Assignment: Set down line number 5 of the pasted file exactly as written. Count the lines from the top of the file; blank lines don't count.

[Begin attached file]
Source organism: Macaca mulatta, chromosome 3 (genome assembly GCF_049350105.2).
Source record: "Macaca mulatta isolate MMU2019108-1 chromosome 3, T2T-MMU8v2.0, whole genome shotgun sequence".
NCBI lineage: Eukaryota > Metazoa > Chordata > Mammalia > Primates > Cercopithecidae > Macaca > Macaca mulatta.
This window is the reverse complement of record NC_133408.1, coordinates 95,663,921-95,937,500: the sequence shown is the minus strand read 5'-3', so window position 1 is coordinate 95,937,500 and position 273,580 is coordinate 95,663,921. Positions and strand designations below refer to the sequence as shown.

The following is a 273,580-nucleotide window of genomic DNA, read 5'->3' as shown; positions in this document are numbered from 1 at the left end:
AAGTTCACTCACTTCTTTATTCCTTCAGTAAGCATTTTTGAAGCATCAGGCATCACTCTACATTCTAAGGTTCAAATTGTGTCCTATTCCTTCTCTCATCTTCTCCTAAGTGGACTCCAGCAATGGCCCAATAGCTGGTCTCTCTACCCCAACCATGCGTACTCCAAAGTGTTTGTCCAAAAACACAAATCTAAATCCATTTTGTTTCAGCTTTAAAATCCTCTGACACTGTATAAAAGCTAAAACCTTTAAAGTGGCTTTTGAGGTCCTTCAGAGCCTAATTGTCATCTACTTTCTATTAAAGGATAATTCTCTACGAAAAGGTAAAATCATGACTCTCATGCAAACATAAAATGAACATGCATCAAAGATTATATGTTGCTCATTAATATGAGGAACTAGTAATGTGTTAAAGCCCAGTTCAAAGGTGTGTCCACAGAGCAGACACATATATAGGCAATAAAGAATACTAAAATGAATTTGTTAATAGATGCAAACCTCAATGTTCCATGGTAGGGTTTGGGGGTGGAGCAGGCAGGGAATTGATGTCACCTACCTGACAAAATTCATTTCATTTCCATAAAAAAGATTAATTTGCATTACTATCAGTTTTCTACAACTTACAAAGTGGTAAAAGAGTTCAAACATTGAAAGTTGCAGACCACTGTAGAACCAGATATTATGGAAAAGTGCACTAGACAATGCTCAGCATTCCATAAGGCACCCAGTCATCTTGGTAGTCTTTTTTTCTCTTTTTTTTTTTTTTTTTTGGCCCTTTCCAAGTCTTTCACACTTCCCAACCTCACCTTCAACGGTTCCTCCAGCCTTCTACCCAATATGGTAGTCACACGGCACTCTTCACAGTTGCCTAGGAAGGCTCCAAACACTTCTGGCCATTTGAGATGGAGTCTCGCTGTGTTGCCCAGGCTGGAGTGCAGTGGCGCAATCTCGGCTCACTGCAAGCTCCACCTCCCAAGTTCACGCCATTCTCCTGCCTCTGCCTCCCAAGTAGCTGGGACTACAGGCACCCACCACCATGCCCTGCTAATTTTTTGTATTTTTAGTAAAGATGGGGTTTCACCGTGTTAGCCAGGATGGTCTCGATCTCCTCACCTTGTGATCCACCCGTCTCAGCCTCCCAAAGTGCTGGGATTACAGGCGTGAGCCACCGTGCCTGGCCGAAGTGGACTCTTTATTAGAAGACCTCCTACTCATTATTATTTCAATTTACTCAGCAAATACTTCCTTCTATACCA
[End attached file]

The following is a 273,580-nucleotide window of genomic DNA, read 5'->3' as shown; positions in this document are numbered from 1 at the left end: